Posts: 10 
The person who you spoke to clearly had little knowledge of math programs. I do agree that Saxon math is not very good. It is especially bad for gifted children. Everyday Math is often held out as an example of a bad math program. It has even been in the news it is so bad.
Singapore Math, the US Edition, is exactly the same as Singapore Math the 3rd edition (nonUS edition) except that the US edition has some added chapters to cover US measurements. If you go to the Singapore Math website, it shows you exactly where the differences are. I use Singapore Math and have both editions. Page for page, the books are exactly the same, with the exception of some Americanized names and the added chapters. Nothing has been removed for the US editions from the 3rd edition.
Dr Winningham was clearly pushing Everyday Math because she works for the place that makes it. Think of her as the advertiser. She is working for the company that produces that product. You would be making a huge mistake if you bought in to this.
I am not familiar with Trailblazers.




Joined: Mar 2007
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My daughter completed two years of the Everyday Math program at her school and it was awful! The program is too big picture. Skips concepts or does not require a "mastery" of a concept becuase it is taught again several chapters on or at the next level. For example students are introduced to geometry in second grade and asked to do basic calcualations but no instruction on what those calcualtions mean or why one would want to find the area of a circle until the next year or twos level.
Yes speaking and understanding mathematically is crucial, but so is understanding how to do the procedures. In my opinion an excellent math program should incorporate both the importance of procedure as well as the global understanding of math.




Joined: Oct 2006
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I appreciate all the feedback I've gotten about math curricula. Thought I'd update you all on how we are doing!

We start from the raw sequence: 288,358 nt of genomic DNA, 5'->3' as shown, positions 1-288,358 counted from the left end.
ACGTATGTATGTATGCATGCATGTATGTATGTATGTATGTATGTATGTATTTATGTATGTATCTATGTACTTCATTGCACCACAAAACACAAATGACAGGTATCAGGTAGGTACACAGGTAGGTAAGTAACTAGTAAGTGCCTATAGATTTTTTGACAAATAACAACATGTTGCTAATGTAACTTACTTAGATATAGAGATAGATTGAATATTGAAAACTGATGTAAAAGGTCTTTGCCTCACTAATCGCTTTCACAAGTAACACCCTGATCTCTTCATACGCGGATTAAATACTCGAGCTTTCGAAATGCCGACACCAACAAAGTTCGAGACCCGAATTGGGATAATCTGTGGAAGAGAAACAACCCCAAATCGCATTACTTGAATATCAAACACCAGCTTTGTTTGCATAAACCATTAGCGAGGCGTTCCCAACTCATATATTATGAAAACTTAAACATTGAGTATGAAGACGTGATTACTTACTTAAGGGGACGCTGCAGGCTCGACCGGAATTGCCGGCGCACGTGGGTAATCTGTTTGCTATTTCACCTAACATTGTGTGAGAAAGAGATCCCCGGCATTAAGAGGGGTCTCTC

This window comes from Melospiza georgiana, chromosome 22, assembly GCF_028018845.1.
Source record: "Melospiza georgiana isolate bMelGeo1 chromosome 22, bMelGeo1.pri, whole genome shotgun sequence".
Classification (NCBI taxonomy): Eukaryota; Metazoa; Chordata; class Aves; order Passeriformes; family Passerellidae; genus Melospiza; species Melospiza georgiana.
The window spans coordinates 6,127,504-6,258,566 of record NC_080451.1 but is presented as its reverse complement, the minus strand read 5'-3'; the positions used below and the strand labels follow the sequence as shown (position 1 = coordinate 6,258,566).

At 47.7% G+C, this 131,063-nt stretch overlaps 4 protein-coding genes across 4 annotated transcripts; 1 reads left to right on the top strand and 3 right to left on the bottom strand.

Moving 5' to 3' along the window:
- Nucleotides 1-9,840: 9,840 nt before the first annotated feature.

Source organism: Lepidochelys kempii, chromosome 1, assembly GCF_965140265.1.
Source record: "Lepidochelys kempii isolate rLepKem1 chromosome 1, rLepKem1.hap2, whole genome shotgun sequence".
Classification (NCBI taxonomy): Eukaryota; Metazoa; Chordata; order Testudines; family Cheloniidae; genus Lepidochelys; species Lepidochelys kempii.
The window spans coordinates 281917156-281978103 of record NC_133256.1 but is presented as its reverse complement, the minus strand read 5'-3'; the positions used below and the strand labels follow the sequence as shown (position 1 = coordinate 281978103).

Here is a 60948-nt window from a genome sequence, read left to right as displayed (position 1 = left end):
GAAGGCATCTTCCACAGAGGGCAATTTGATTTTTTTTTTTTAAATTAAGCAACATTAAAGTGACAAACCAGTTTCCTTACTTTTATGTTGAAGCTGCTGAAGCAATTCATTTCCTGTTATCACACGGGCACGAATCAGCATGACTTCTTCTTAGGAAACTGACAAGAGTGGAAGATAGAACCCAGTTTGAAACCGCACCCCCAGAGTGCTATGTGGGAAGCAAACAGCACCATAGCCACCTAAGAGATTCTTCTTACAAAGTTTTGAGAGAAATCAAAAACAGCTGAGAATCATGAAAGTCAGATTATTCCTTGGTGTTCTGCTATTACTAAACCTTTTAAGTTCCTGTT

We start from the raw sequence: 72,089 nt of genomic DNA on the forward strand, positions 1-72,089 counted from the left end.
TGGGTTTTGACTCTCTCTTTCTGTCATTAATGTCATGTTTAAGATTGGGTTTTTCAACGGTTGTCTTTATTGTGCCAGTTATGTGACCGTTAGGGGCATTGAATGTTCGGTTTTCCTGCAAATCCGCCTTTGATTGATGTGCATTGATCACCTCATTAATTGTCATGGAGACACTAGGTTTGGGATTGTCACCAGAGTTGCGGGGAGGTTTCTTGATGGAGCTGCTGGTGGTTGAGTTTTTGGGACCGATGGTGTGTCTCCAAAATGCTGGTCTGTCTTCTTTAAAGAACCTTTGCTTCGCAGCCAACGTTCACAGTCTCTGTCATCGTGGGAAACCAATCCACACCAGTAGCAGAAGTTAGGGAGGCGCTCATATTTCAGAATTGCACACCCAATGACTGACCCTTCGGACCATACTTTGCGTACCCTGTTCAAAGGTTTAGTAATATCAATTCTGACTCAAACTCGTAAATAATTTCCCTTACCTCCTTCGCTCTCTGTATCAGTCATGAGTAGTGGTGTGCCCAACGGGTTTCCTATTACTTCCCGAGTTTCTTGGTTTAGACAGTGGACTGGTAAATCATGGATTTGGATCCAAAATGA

We are using Singapore Math as our primary curriculum/guide for moving our son through topics. We supplement with games (tabletop and computer) to encourage basic skill mastery/computations as well as develop problem solving. We are also using those "teachable moments" to capitalize on his own intrinsic desire to learn and connect math to everyday activities. An example would be this past weekend when he was excited about having his friend come to sleep over and wanted to know how long until he would be at our house. We had a 10 minute math lesson on time and he didn't even "know" he was learning!
So far my husband is doing the formal homeschooling in the morning 34 days per week, about 30 to 45 minutes, and I supplement with the teachable moments and weekend stuff. We have a chart with stickers to encourage him to master different levels on Math Blasters, with a reward at different levels of completion (shopping trips for toys are the big motivator right now!). We stopped with ALEKS as we just don't have the time to sit with him and he isn't independent enough right now with the program. We found he likes the tabletop stuff better than the computer tutorials.
We are happy with how things are right now and hoping to continue fostering his interest in math. I'll look forward to more info on this and other threads.




Joined: Dec 2005
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Oh Debbie  He sounds so happy! Well done! Trin
Coaching available, at SchoolSuccessSolutions.com




Joined: Apr 2007
Posts: 5
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Joined: Apr 2007
Posts: 5 
My 4th grade daughter uses Everyday Math in school and she is accelerated one grade. I agree that it does gloss over math facts and calculations, but I like that it teaches the big picture. It introduces some advanced concepts early. For example, I remember (in K or 1) they taught matrices early. This made it very easy to talk with my daughter about square roots, geometry concepts, etc. The same with algebraic concepts.
I also like the way it spirals (covering a topic then reintroducing it again and again at more difficult levels). It keeps it more interesting so kids aren't stuck with the same types of problems for weeks and weeks.
I did think, however, that the K curriculum was pretty much a joke. It was too easy and not just for the smart kids.